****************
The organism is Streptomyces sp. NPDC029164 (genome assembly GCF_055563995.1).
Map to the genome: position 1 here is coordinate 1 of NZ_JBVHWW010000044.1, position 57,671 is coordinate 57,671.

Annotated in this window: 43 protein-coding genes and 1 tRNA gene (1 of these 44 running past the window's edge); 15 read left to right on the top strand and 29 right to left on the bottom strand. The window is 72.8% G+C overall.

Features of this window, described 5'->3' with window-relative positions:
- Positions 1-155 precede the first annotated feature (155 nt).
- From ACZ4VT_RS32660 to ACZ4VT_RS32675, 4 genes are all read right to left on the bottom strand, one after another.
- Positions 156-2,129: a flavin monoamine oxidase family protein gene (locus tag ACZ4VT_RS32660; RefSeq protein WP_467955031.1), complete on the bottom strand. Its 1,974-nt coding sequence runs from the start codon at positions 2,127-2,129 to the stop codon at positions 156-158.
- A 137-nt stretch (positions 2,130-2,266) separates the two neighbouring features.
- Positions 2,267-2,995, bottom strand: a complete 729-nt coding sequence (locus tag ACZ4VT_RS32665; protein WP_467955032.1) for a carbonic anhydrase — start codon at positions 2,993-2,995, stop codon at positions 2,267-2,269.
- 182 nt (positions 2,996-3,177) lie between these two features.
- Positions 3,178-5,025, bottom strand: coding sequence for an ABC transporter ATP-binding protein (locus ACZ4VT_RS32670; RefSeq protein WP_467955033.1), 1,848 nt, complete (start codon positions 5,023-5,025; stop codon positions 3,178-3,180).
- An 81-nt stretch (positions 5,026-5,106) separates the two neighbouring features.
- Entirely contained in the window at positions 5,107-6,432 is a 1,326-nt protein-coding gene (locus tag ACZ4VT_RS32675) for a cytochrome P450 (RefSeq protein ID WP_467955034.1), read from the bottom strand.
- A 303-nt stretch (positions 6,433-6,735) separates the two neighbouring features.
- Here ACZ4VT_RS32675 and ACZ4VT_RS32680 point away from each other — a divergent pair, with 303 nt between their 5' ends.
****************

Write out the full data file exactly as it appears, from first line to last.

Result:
The organism is Streptomyces sp. NPDC029164 (genome assembly GCF_055563995.1).
Map to the genome: position 1 here is coordinate 1 of NZ_JBVHWW010000044.1, position 57,671 is coordinate 57,671.

Annotated in this window: 43 protein-coding genes and 1 tRNA gene (1 of these 44 running past the window's edge); 15 read left to right on the top strand and 29 right to left on the bottom strand. The window is 72.8% G+C overall.

Features of this window, described 5'->3' with window-relative positions:
- Positions 1-155 precede the first annotated feature (155 nt).
- From ACZ4VT_RS32660 to ACZ4VT_RS32675, 4 genes are all read right to left on the bottom strand, one after another.
- Positions 156-2,129: a flavin monoamine oxidase family protein gene (locus tag ACZ4VT_RS32660; RefSeq protein WP_467955031.1), complete on the bottom strand. Its 1,974-nt coding sequence runs from the start codon at positions 2,127-2,129 to the stop codon at positions 156-158.
- A 137-nt stretch (positions 2,130-2,266) separates the two neighbouring features.
- Positions 2,267-2,995, bottom strand: a complete 729-nt coding sequence (locus tag ACZ4VT_RS32665; protein WP_467955032.1) for a carbonic anhydrase — start codon at positions 2,993-2,995, stop codon at positions 2,267-2,269.
- 182 nt (positions 2,996-3,177) lie between these two features.
- Positions 3,178-5,025, bottom strand: coding sequence for an ABC transporter ATP-binding protein (locus ACZ4VT_RS32670; RefSeq protein WP_467955033.1), 1,848 nt, complete (start codon positions 5,023-5,025; stop codon positions 3,178-3,180).
- An 81-nt stretch (positions 5,026-5,106) separates the two neighbouring features.
- Entirely contained in the window at positions 5,107-6,432 is a 1,326-nt protein-coding gene (locus tag ACZ4VT_RS32675) for a cytochrome P450 (RefSeq protein ID WP_467955034.1), read from the bottom strand.
- A 303-nt stretch (positions 6,433-6,735) separates the two neighbouring features.
- Here ACZ4VT_RS32675 and ACZ4VT_RS32680 point away from each other — a divergent pair, with 303 nt between their 5' ends.